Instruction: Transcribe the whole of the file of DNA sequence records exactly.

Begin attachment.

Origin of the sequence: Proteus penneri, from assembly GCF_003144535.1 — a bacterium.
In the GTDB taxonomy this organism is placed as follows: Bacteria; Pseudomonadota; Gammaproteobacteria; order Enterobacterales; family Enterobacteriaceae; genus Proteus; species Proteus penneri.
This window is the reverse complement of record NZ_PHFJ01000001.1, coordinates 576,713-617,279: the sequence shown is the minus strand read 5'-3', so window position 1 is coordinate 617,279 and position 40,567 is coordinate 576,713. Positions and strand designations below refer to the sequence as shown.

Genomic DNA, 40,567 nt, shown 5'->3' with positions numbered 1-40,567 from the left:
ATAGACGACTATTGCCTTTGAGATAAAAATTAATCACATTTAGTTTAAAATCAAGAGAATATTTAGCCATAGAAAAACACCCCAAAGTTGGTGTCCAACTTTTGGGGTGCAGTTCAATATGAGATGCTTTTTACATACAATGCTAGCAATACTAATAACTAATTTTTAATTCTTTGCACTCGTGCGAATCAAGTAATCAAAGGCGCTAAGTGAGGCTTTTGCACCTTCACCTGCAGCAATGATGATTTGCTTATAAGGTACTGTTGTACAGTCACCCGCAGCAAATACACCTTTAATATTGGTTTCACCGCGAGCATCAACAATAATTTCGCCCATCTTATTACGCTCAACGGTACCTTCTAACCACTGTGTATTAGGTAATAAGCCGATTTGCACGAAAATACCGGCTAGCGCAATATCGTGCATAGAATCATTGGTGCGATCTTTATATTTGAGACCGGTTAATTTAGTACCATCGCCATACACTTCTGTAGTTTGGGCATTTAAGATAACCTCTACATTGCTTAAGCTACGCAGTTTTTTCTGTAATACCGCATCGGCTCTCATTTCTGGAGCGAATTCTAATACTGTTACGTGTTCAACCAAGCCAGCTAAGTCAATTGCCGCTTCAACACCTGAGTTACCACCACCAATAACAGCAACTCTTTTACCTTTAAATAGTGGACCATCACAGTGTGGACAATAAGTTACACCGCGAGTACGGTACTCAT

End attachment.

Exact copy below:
Origin of the sequence: Proteus penneri, from assembly GCF_003144535.1 — a bacterium.
In the GTDB taxonomy this organism is placed as follows: Bacteria; Pseudomonadota; Gammaproteobacteria; order Enterobacterales; family Enterobacteriaceae; genus Proteus; species Proteus penneri.
This window is the reverse complement of record NZ_PHFJ01000001.1, coordinates 576,713-617,279: the sequence shown is the minus strand read 5'-3', so window position 1 is coordinate 617,279 and position 40,567 is coordinate 576,713. Positions and strand designations below refer to the sequence as shown.

Genomic DNA, 40,567 nt, shown 5'->3' with positions numbered 1-40,567 from the left:
ATAGACGACTATTGCCTTTGAGATAAAAATTAATCACATTTAGTTTAAAATCAAGAGAATATTTAGCCATAGAAAAACACCCCAAAGTTGGTGTCCAACTTTTGGGGTGCAGTTCAATATGAGATGCTTTTTACATACAATGCTAGCAATACTAATAACTAATTTTTAATTCTTTGCACTCGTGCGAATCAAGTAATCAAAGGCGCTAAGTGAGGCTTTTGCACCTTCACCTGCAGCAATGATGATTTGCTTATAAGGTACTGTTGTACAGTCACCCGCAGCAAATACACCTTTAATATTGGTTTCACCGCGAGCATCAACAATAATTTCGCCCATCTTATTACGCTCAACGGTACCTTCTAACCACTGTGTATTAGGTAATAAGCCGATTTGCACGAAAATACCGGCTAGCGCAATATCGTGCATAGAATCATTGGTGCGATCTTTATATTTGAGACCGGTTAATTTAGTACCATCGCCATACACTTCTGTAGTTTGGGCATTTAAGATAACCTCTACATTGCTTAAGCTACGCAGTTTTTTCTGTAATACCGCATCGGCTCTCATTTCTGGAGCGAATTCTAATACTGTTACGTGTTCAACCAAGCCAGCTAAGTCAATTGCCGCTTCAACACCTGAGTTACCACCACCAATAACAGCAACTCTTTTACCTTTAAATAGTGGACCATCACAGTGTGGACAATAAGTTACACCGCGAGTACGGTACTCAT